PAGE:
Counsel for Chappie argued that an important question of constitutional law was involved and asked for a stay of execution of the commitment pending an appeal to this court. The circuit judge agreed and ordered a stay of execution, which has remained in effect during the course of this appeal.

We have extensively discussed the procedural background of this case, for it demonstrates that, under the John Doe procedure of the State of Wisconsin, a person who is the object of an investigation is entitled to substantial[78 Wis.2d 165] rights and due process protections. Under sec. 968.26, Stats., supra, a John Doe proceeding can be commenced only if a person complains to a judge that he has reason to believe that a crime has been committed within the jurisdiction. Before John Doe proceedings are commenced, the complainant is required to be examined under oath. It is within the discretion of the judge to determine whether such proceedings shall be instituted, and he also has the discretion to determine the scope and extent of the inquiry. Under the statute a witness is entitled to have counsel present. Although the statute does not, as a matter of right, permit counsel to argue or to examine his client, in the instant case Chappie's attorney, without restriction, was permitted to do both.

The document which may be finally issued as a result of a John Doe proceeding is a complaint, which must be reduced to writing. Such complaint has no more standing than a complaint issued by a magistrate on the verified oath of any informant, and it is subsequently subject to be tested on the question of probable cause at a preliminary examination prior to the filing of an information.

It is apparent from the recitation of the statutory provisions that John Doe proceedings,

Page 213

although held in secret, afford substantially more protection to a potential accused than does a grand jury. The proceedings of the John Doe are constantly under the scrutiny of a judge. Moreover, the document which comes out of the grand jury, the indictment, is proof of probable cause sufficient to bring the accused to trial. 2 In the John Doe proceedings, all that may issue is a complaint. Probable cause [78 Wis.2d 166] to bind over for arraignment and trial may still be tested in a preliminary examination.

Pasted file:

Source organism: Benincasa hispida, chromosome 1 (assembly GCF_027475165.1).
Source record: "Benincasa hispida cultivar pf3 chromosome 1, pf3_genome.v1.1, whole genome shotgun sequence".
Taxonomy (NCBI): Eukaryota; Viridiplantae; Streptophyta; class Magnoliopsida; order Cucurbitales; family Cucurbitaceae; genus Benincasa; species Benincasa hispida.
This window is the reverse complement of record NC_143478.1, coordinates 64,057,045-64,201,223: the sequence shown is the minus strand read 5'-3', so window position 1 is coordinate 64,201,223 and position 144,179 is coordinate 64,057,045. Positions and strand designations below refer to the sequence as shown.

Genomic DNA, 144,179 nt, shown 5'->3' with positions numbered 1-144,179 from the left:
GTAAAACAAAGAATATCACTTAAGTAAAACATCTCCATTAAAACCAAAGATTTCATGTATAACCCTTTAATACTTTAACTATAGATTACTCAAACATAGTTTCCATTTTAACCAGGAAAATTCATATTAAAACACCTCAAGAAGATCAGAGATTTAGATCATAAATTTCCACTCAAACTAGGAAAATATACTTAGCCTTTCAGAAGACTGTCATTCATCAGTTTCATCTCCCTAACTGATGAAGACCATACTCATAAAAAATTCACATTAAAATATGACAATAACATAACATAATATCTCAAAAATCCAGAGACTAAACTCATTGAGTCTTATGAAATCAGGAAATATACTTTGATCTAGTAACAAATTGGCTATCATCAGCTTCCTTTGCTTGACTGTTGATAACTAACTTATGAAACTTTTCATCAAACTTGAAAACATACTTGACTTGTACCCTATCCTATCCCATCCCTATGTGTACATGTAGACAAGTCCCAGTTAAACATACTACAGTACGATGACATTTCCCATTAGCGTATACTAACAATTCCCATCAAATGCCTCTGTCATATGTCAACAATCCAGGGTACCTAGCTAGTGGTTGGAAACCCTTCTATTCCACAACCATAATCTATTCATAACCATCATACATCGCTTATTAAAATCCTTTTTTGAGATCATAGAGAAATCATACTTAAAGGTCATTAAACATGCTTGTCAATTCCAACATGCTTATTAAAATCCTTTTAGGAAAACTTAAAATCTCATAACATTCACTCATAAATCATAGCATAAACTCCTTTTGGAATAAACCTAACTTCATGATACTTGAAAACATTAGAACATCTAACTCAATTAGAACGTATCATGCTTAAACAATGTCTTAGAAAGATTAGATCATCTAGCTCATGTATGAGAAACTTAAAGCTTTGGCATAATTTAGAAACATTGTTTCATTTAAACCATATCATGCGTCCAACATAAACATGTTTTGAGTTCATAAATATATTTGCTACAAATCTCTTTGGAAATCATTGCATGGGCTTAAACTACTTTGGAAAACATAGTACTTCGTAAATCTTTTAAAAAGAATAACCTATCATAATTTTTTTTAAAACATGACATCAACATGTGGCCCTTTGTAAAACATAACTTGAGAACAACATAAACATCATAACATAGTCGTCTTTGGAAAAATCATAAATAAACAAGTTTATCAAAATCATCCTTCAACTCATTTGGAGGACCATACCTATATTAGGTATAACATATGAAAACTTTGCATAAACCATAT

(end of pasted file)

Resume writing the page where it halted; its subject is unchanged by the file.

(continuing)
We emphasize these additional protections afforded to a putative defendant in a John Doe, because the United States Supreme Court has repeatedly held that what the defendant was ordered to do here produce handwriting exemplars has been found not to be violative of constitutional rights in federal grand jury proceedings. If such order is not violative of constitutional rights in grand jury proceedings, we think it clear that similar rights are not infringed in the course of a Wisconsin John Doe.

The principal United States Supreme Court cases that we conclude are dispositive of Chappie's contention that his rights under the Fourth and Fifth Amendments to the Constitution of the United States are infringed by the John Doe order are United States v. Dionisio, 410 U.S. 1, 93 S.Ct. 764, 35 L.Ed.2d 67 (1973); United States v. Mara, 410 U.S. 19, 93 S.Ct. 774, 35 L.Ed.2d 99 (1973), and Schmerber v. California, 384 U.S. 757, 86 S.Ct. 1826, 16 L.Ed.2d 908 (1966).

In Dionisio, an order of a federal grand jury required a witness to furnish voice exemplars. The United States Supreme Court reversed the decision of the Court of Appeals for the Seventh Circuit in Dionisio v. United States, 442 F.2d 276 (7th Cir. 1971), which held the demand for voice exemplars constituted a seizure and that, under the strictures of the Fourth Amendment, the reasonableness of the seizure must be demonstrated.

The Court of Appeals for the Seventh Circuit, however, rejected the contention that the compelled production of voice exemplars would violate the Fifth Amendment prohibition against self-incrimination. The United States Supreme Court agreed with the Seventh Circuit's position in that respect. The United States Supreme Court relied upon the authority of Schmerber v. California, 384 U.S. [78 Wis.2d 167] 757, 86 S.Ct. 1826, 16 L.Ed.2d 908 (1966); Gilbert v. California, 388 U.S. 263, 87 S.Ct. 1951, 18 L.Ed.2d 1178 (1967); and United States v. Wade, 388 U.S. 218, 87 S.Ct. 1926, 18 L.Ed.2d 1149 (1967). The general rationale of these three cases is that stated in Schmerber, 384 U.S. at 764, 86 S.Ct. at 1832:

"(T)he privilege is a bar against compelling 'communications' or 'testimony,' but that compulsion which makes a suspect or accused the source of 'real or physical evidence' does not violate it."

In Schmerber, it was held that taking a blood sample involved no testimonial compulsion. In Gilbert, it was held that...